Floyd Cardoz was a fixture of Danny Meyer’s Union Square Hospitality empire long before burger-world domination was even a blip in the mogul’s brain. First, there was Tabla, Meyer’s late-’90s New Delhi temple that served the Bombay chef’s bewitching, haute-Indian cuisine for 12 years in Flatiron. Then, North End Grill, the Battery Park City brasserie where Cardoz turned the dial down on his famed South Asian spice in favor of mass-appeal American.
Fast-forward to this past April, when Cardoz announced he was parting ways, amicably, with Meyer to return to his Indian roots. The resulting restaurant isn’t that promised fever pitch of cumin, cardamom and clove but a too-restrained exercise in “global-influenced” fare, a thematic about-face that bewilders as readily as the space stuns.
And a spectacular place it is, draped in jade curtains and gleaming white linen, with black tufted-leather booths parked beneath crystal chandeliers and stately ceilings. The luxe dining room pulses with a power crowd—Charlie Rose was spotted talking shop over crabmeat cocktails—not a shock, given that media bigwigs Dan Abrams (Nightline) and Men’s Fitness editorial director Dave Zinczenko, are partners.
It’s a shame, then, that Cardoz’s meandering menu largely can’t live up to the lofty expectations of the room. It’s hard to botch burrata ($15), humbly festooned here with Arbequina olive oil, Long Island sea salt and toasted bread, but cutting into the creamy orb fails to elicit that crucial ooze. Pure fromage heartbreak.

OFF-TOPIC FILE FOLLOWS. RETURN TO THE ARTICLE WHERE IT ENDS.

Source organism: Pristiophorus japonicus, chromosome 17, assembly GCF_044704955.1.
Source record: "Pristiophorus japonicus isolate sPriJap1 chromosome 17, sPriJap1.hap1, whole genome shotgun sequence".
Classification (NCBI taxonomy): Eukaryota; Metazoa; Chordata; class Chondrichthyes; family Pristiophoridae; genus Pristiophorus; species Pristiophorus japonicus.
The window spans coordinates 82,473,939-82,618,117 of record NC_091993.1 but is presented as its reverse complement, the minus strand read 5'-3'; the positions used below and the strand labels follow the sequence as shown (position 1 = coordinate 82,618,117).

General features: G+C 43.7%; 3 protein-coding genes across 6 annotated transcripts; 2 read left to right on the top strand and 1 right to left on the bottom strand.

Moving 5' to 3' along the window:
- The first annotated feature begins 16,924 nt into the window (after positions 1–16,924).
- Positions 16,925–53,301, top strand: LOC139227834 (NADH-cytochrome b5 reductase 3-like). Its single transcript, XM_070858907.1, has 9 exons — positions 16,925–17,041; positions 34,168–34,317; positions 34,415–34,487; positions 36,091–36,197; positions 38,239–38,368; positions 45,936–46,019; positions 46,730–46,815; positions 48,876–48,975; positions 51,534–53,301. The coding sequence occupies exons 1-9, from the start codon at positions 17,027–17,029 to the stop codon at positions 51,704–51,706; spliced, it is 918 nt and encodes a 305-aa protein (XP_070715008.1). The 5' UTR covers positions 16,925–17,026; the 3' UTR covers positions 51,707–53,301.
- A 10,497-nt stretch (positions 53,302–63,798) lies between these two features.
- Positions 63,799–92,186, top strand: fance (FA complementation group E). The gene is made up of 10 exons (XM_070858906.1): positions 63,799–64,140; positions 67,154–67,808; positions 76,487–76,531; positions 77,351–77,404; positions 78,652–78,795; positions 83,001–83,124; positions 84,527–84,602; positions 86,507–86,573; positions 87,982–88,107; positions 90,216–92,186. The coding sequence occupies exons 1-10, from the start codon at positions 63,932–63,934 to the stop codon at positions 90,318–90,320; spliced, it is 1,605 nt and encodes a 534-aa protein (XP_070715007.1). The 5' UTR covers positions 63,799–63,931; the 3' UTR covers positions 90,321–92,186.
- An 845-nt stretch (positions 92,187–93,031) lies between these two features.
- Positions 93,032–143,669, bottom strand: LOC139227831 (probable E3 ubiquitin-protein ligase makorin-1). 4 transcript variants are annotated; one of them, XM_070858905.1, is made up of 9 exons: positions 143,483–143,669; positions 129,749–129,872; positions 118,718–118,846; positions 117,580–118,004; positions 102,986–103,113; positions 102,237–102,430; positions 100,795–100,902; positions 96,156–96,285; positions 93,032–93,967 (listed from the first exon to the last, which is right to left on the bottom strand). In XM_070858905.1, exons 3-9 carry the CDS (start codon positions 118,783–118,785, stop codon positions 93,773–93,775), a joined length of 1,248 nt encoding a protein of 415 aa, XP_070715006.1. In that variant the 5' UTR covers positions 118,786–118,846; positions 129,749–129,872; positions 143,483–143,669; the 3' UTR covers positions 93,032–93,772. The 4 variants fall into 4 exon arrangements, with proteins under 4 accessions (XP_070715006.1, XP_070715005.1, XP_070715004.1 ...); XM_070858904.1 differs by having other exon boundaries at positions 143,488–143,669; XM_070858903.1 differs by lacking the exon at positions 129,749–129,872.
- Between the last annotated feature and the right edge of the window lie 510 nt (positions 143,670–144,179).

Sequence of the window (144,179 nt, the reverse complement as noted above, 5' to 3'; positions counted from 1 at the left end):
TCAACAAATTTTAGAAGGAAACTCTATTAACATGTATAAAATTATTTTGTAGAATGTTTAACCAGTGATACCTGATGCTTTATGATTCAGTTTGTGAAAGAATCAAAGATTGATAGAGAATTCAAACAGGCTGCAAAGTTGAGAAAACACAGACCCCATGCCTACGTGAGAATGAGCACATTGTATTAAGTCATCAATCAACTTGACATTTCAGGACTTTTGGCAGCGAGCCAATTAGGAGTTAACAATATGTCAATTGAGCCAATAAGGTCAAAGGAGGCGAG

A half head of cauliflower is roasted into a dreadful mush, made all the more soul-crushing that you have to fork over $14 for it. (Luckily for you, the offending veg is now off the menu.) But that retail guilt is nothing compared to the aged ribeye, which, at $66 for one, should be a marble-laced, mineral-tang wonder, but instead arrives rubbery enough to give you TMJ.
Better are the beef short ribs ($34), braised to a melt and nestled in a bed of Anson Mills grits jolted with horseradish and mustard, topped with a thatch of crunchy, fried shoestring potatoes.
But Cardoz is still at his most fetching when pulling from his native spice rack. Squid-ink bucatini ($21) gets a hearty splash of coconut milk, laced with coriander and turmeric to check the hunks of sweet Nova Scotia lobster tangled in the blackened strands. It’s almost enough to forgive the under-cooked pasta. Pumpkin soup ($12), in eye-rolling ubiquity this time of year, is invigorated with a masala’s worth of cinnamon, clove and Aleppo pepper.
Off Meyer’s leash, Cardoz has the room to roam. He just has to figure out where he’s going.